One has to compare like with like. The Commonwealth immigrant who arrives here with or without his family is allowed to settle at once. The alien is allowed to settle after four years. So it is not really comparing like with like to compare work permits with vouchers. During the last full year, 1964, 55,900 Commonwealth immigrants settled. There were fewer than 20,000 aliens who settled in that year. That is the figure in any year. One has to relate the figures to actual settlers, and not the numbers who come in for seasonal work. Many aliens who come in with work permits come in for only a matter of months—in fact, 75 per cent.—and they return in the first year.
With regard to what the right hon. Gentleman said about a change of policy of the Government, I think that he is referring to 1962. He will recall that at that time we were discussing entry into the Common Market, when any alien would be free to enter this country in any circumstances.
§ Mrs. Lena Jeger
Would my right hon. Friend say, first, whether his statement today has any relevance to immigrants from Eire? Secondly, will he say whether these proposals were discussed and agreed 1063 with the Commonwealth Prime Ministers? Thirdly, will he say whether the effect of these new proposals is to put citizens of the British Commonwealth at a disadvantage as compared with aliens applying to come here? For instance, are the new health checks to apply equally to aliens, or is it to be easier in future for an Italian waiter, who may have fought against this country, to come to work in Soho and to settle here, than for a British Commonwealth citizen who may have fought on our side?
§ Mr. Bowden
I omitted to answer the question by the right hon. Gentleman the Member for Orkney and Shetland (Mr. Grimond) on the figure of 8,500. It is difficult to arrive at any figure that is acceptable here to everyone concerned, but the Government's view was that we had to reach a figure at this stage which would be fair both to the countries of the Commonwealth and our own. Our figure of 8,500 was the sort of figure we thought reasonable at this stage, taking into consideration the ability of this country to absorb more immigrants.
To reply to my hon. Friend, the position is that citizens of the Republic of Eire are already included under the Commonwealth Immigrants Act—Parts I and II—but because of the practical difficulties, and they are great, it has never been possible to apply it.
My hon. Friend must be aware that the Mountbatten Mission went out specifically to get the views of the Commonwealth and that discussions took place with the Commonwealth Prime Ministers at their conference. The final decision must rest with Her Majesty's Government here, but the Commonwealth and Colonial Governments have been advised of the statement which I have made today.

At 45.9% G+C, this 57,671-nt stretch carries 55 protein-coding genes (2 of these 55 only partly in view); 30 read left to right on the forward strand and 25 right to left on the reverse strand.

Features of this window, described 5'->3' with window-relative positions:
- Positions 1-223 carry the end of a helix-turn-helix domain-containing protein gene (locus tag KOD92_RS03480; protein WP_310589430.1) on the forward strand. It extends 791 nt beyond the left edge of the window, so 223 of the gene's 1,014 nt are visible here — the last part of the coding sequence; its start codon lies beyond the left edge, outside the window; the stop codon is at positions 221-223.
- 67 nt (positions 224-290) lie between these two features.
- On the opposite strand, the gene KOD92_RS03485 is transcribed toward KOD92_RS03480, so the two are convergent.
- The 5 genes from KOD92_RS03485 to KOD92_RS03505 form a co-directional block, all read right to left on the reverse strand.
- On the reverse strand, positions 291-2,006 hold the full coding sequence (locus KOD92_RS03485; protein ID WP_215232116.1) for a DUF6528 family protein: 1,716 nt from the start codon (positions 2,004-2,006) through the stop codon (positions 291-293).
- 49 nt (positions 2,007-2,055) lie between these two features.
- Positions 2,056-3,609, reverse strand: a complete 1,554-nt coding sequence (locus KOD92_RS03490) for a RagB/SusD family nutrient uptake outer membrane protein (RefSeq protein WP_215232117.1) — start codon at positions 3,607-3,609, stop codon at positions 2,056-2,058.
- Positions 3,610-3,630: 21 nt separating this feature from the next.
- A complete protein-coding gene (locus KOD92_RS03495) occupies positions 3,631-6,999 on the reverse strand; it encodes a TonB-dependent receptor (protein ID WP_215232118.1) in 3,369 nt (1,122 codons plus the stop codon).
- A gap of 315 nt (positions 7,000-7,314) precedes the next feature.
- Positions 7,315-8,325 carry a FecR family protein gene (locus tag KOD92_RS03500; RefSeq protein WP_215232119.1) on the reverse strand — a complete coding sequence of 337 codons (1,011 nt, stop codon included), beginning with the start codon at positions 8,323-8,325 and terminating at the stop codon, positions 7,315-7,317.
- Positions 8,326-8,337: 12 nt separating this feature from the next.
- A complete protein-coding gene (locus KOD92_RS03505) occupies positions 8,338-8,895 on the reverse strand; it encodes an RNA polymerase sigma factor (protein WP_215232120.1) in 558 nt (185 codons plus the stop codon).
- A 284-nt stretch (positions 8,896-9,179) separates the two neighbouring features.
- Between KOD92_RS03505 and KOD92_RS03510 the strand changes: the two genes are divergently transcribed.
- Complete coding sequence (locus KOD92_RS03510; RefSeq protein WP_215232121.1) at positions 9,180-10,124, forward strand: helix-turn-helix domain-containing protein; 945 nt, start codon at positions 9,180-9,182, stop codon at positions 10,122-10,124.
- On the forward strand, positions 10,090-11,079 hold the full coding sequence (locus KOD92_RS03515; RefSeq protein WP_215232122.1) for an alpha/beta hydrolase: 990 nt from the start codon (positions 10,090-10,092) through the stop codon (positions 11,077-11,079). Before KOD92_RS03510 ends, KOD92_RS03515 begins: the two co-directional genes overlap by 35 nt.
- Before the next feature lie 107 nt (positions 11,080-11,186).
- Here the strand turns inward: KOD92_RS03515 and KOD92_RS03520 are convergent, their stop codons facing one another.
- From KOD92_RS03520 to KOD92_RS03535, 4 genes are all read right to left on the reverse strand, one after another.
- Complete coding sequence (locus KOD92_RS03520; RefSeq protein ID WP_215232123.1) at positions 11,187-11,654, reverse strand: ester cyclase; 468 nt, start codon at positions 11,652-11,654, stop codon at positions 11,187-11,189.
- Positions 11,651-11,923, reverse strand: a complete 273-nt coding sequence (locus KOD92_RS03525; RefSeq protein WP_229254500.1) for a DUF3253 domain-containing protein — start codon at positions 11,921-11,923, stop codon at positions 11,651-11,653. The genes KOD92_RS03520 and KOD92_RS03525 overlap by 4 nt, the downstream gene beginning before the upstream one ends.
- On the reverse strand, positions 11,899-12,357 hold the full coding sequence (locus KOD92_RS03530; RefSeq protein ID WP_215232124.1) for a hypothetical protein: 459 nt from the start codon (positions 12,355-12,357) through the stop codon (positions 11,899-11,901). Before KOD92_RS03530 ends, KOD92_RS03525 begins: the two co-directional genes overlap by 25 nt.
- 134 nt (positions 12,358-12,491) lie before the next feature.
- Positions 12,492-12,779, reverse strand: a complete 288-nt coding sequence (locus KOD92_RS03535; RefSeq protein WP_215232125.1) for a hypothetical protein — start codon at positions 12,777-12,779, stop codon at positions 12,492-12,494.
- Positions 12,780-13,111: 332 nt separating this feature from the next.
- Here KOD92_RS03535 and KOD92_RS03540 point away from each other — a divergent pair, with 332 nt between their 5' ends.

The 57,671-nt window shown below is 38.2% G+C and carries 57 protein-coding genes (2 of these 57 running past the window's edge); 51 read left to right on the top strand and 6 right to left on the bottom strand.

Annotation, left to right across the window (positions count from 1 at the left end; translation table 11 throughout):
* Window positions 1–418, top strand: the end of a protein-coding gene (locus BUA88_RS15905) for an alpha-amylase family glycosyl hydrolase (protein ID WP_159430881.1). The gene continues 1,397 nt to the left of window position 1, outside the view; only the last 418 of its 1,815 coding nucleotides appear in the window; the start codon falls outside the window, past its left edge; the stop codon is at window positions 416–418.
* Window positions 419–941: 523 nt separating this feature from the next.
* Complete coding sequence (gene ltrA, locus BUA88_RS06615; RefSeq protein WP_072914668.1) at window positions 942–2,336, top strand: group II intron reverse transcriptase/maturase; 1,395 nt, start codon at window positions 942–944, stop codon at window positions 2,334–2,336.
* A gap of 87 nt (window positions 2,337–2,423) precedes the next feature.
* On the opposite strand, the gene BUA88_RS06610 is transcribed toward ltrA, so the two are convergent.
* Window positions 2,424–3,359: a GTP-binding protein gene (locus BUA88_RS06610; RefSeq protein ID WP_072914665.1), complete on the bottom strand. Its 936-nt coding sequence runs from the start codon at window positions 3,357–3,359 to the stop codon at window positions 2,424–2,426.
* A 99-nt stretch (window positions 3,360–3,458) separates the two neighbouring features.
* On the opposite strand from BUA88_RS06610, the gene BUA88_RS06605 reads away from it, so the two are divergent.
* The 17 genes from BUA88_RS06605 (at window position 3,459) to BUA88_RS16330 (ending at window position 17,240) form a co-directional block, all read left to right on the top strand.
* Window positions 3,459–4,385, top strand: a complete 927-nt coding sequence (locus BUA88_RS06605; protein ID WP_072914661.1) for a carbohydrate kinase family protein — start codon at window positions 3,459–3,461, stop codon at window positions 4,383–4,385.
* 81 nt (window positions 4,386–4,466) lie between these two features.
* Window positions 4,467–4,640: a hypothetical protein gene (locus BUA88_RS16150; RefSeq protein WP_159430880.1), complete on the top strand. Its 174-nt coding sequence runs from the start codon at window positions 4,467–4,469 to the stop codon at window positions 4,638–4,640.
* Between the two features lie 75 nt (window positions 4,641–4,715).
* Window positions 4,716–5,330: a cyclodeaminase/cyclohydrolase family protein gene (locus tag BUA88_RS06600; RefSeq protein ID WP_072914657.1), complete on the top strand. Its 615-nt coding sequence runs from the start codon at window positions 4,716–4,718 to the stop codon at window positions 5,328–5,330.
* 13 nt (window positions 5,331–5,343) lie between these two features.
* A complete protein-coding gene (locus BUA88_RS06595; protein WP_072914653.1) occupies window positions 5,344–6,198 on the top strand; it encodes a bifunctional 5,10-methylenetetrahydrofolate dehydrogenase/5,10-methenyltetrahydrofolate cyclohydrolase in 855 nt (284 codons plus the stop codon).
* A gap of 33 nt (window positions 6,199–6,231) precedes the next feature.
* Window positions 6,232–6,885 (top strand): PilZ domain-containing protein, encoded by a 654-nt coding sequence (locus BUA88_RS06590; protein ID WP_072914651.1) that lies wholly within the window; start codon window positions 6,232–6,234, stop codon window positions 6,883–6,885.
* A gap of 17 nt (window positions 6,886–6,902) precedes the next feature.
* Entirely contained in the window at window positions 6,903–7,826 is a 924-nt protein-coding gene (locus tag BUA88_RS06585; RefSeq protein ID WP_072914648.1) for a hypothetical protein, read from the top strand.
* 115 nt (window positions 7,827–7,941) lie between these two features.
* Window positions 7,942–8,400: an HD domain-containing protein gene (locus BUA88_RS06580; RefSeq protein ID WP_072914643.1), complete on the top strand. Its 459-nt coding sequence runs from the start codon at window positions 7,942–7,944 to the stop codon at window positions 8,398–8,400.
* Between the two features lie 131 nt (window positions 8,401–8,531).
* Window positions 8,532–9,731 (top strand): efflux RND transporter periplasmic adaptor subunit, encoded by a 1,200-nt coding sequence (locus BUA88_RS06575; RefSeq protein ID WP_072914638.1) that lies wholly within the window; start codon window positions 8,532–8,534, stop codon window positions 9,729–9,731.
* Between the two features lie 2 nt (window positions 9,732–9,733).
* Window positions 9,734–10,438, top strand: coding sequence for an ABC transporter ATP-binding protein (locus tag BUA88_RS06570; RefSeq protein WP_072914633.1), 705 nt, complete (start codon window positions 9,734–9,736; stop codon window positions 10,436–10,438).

As to the balance of advantage which my hon. Friend feels aliens may have over Commonwealth immigrants, I would point out that many more Commonwealth immigrants are permitted to settle, and they settle at once and not in four years. Aliens have to register with the police; Commonwealth immigrants do not. Alien visitors are allowed for three months only; Commonwealth immigrants have full citizenship at once, and have the vote which they can use if they wish. Commonwealth immigrants automatically become citizens of the United Kingdom 1064 after five years, whereas aliens have to apply for naturalisation.
§ Mr. Brooke
Without wishing to criticise the statement, at any rate till we have had a chance to consider it fully, may I ask the right hon. Gentleman whether he recollects that about 16 months ago, on the Expiring Laws Continuance Bill, the present Prime Minister led an attack and divided the House against it on the argument that quotas and control arrangements could be satisfactorily worked out by mutual agreement within the Commonwealth if only fresh negotiations and consultations were undertaken with Commonwealth Governments? How wrong he was!
§ Mr. Bowden
If the right hon. Gentleman will turn up the debates at that time he will find that my right hon. Friend the Prime Minister made it quite clear that the question was one of consultation with the Commonwealth. We have endeavoured to consult, through the Mountbatten Mission and in discussions with the Prime Ministers at the Commonwealth Prime Ministers' Conference.
§ Dr. David Kerr
Will my right hon. Friend agree that his statement is grave and bitter disappointment to a number of us on this side who fought the recent election in constituencies containing a high proportion of Commonwealth immigrants and did so without finding it necessary to sacrifice the principles we held to for so long?
Will he tell the House what will be the Government's attitude over the very widely differing patterns of marital and personal relationships which prevail throughout the Commonwealth and what would be a fair basis for admissions of families?
Would he also tell the House what special arrangements are in hand to deal with the quite unusually difficult problem of admitting 1,000 Maltese a year?
§ Mr. Bowden